LONDON (Reuters) - The European Union’s markets watchdog has ruled out further delays to the bloc’s sweeping reform of securities trading rules which are due to come into effect in January.
The “MiFID II” law injects more transparency into stock, bond and commodities markets, and requires more derivatives to be traded on a platform, rather than privately between banks, to apply lessons from the 2007-09 financial crisis.
The start date has already been delayed by a year to 2018 to give banks, markets and customers more time to prepare, and the European Securities and Markets Authority (ESMA) said the new deadline must be met.
“Contrary to some recent coverage and commentary, MiFID 2/MiFIR will come into effect on 3 January 2018, there will be no further delay in its implementation,” ESMA Chairman Steven Maijoor told a Futures Industry Association conference on Wednesday.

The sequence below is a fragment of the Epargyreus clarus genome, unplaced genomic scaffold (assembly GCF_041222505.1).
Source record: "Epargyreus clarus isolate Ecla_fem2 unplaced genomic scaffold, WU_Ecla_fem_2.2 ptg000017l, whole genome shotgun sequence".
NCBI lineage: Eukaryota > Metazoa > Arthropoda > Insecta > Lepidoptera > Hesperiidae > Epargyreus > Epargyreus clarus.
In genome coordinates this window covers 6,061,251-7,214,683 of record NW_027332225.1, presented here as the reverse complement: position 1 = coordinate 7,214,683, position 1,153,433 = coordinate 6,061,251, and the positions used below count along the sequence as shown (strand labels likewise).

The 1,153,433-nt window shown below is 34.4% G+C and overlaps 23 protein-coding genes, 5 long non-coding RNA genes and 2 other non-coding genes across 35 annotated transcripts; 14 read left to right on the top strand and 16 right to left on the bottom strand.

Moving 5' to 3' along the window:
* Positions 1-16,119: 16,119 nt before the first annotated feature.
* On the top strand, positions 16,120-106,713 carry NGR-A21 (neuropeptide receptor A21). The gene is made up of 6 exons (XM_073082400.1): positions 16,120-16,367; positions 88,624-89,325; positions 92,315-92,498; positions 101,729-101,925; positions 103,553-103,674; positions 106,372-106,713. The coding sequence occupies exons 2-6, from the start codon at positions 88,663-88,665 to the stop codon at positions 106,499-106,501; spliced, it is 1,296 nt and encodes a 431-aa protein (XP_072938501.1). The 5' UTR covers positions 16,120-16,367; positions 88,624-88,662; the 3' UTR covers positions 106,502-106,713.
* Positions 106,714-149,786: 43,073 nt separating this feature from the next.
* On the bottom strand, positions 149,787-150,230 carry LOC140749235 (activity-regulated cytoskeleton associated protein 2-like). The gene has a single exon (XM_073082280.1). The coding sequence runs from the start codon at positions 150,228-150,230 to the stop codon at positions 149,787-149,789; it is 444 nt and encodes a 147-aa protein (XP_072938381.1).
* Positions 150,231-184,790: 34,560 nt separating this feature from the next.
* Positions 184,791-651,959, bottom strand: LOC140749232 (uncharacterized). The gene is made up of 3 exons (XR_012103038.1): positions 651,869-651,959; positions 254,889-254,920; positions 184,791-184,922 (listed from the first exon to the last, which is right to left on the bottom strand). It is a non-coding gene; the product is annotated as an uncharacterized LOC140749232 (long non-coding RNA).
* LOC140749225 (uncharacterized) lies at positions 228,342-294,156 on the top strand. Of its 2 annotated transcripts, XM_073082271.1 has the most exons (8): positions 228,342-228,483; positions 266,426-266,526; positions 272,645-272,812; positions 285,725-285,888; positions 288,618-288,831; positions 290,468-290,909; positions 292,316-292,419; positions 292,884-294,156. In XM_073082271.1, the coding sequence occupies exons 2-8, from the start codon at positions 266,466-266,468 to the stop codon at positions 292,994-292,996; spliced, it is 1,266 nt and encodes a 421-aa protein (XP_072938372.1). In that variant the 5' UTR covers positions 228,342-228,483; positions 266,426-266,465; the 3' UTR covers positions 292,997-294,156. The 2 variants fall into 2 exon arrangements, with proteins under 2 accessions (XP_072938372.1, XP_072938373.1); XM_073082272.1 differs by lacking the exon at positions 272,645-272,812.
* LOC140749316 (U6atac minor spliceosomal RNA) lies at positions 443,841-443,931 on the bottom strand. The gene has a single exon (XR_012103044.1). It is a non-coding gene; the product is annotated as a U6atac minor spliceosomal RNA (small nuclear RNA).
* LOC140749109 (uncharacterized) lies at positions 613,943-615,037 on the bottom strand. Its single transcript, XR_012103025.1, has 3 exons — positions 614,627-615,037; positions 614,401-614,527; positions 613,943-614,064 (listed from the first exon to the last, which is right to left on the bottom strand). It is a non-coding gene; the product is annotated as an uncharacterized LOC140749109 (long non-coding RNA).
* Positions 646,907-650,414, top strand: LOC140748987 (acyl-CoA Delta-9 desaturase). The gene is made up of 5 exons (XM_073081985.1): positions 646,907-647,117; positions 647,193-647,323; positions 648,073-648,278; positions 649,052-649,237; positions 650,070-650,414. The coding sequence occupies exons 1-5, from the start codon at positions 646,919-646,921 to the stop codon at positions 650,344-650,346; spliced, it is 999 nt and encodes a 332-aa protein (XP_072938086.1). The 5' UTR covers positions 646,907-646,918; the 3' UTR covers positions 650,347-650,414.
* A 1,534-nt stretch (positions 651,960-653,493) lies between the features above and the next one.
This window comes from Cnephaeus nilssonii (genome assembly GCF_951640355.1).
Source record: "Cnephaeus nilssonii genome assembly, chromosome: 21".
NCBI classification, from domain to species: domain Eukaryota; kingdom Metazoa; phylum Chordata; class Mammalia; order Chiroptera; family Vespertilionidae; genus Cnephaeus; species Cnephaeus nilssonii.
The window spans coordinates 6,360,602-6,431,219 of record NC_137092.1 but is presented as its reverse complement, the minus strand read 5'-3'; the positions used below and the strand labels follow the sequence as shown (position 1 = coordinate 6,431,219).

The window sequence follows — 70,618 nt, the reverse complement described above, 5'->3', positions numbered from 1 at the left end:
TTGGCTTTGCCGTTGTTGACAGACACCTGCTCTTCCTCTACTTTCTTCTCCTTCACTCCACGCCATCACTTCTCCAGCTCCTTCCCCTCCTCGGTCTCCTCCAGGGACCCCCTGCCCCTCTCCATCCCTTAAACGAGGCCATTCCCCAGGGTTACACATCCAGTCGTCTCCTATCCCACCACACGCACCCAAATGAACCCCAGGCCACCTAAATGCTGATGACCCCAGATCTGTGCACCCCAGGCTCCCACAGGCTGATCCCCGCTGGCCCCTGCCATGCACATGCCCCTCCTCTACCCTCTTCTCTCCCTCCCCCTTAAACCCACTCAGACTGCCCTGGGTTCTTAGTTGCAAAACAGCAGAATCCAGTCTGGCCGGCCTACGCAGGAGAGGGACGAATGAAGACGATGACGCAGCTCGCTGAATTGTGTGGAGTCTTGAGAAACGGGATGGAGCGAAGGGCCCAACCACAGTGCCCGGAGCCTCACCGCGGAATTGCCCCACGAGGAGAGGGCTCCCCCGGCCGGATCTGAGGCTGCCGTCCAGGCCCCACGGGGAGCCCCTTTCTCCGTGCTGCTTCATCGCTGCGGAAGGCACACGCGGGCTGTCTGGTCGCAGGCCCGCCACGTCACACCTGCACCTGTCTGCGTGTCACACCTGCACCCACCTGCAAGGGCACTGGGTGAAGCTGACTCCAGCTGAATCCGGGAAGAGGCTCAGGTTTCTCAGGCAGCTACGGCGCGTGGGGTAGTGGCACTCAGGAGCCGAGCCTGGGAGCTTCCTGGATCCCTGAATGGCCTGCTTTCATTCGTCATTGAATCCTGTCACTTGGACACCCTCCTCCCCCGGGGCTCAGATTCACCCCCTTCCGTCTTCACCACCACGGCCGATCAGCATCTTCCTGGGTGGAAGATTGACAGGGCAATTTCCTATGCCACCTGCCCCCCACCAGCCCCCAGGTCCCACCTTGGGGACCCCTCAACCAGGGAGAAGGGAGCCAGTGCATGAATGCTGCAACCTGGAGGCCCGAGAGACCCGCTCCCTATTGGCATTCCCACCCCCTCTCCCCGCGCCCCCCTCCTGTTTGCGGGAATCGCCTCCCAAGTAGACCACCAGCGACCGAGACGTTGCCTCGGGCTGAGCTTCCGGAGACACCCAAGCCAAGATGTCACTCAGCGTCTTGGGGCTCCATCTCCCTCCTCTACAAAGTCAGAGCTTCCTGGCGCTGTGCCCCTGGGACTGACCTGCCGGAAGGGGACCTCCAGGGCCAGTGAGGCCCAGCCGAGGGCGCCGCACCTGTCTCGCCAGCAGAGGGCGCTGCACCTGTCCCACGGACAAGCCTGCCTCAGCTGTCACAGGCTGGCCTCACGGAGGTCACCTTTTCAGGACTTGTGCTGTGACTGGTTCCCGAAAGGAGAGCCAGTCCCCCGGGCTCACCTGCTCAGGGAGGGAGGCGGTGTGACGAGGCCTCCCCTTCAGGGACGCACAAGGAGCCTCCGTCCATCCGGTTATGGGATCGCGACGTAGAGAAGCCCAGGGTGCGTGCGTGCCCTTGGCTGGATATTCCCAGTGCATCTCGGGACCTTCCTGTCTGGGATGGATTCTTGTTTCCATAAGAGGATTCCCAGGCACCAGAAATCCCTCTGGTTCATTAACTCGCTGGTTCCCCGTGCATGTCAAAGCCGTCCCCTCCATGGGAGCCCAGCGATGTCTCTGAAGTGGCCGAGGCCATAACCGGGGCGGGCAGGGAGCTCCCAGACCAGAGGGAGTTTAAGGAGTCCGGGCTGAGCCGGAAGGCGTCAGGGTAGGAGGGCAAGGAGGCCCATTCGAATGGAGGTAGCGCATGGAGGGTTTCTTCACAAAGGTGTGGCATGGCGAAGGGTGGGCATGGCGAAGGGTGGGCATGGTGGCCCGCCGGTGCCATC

“One delay has been enough for all concerned.”
The sector is waiting for detailed rules on mandatory trading of derivatives on a platform with just six months to go.
Maijoor said ESMA would publish a consultation paper on this in coming weeks, but there would only be a six-week period for the sector to respond.
The detailed rules would still need approval of the European Commission, European Parliament and EU states, a process that can be protracted.
“ESMA is a firm believer in the positive effects the trading obligation will have on the transparency and competitiveness of derivatives markets,” Maijoor said.
“The Group of 20 Economies agreed on the trading obligation back in 2009, and implemented in the U.S. since 2014. We therefore consider that all stakeholders have had sufficient time to prepare for the trading obligation, thereby allowing for its implementation in January 2018.”
Reporting by Huw Jones; Editing by Mark Potter